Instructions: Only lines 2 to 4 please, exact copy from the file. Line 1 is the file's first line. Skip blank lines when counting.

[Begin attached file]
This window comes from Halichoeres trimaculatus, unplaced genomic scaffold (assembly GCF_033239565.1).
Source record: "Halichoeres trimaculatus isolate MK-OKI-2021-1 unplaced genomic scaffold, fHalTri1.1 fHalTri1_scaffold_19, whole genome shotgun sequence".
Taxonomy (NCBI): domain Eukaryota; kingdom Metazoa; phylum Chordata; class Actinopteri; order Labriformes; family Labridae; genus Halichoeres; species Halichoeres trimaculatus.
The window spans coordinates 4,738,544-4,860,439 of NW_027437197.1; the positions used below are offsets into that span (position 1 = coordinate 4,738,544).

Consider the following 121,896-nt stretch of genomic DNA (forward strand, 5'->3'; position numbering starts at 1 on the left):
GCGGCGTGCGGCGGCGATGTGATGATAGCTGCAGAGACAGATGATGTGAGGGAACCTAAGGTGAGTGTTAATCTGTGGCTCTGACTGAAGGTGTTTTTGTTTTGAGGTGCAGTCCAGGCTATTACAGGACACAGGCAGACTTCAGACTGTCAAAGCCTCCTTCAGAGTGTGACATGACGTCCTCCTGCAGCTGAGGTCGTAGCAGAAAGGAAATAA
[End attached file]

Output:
Source record: "Halichoeres trimaculatus isolate MK-OKI-2021-1 unplaced genomic scaffold, fHalTri1.1 fHalTri1_scaffold_19, whole genome shotgun sequence".
Taxonomy (NCBI): domain Eukaryota; kingdom Metazoa; phylum Chordata; class Actinopteri; order Labriformes; family Labridae; genus Halichoeres; species Halichoeres trimaculatus.
The window spans coordinates 4,738,544-4,860,439 of NW_027437197.1; the positions used below are offsets into that span (position 1 = coordinate 4,738,544).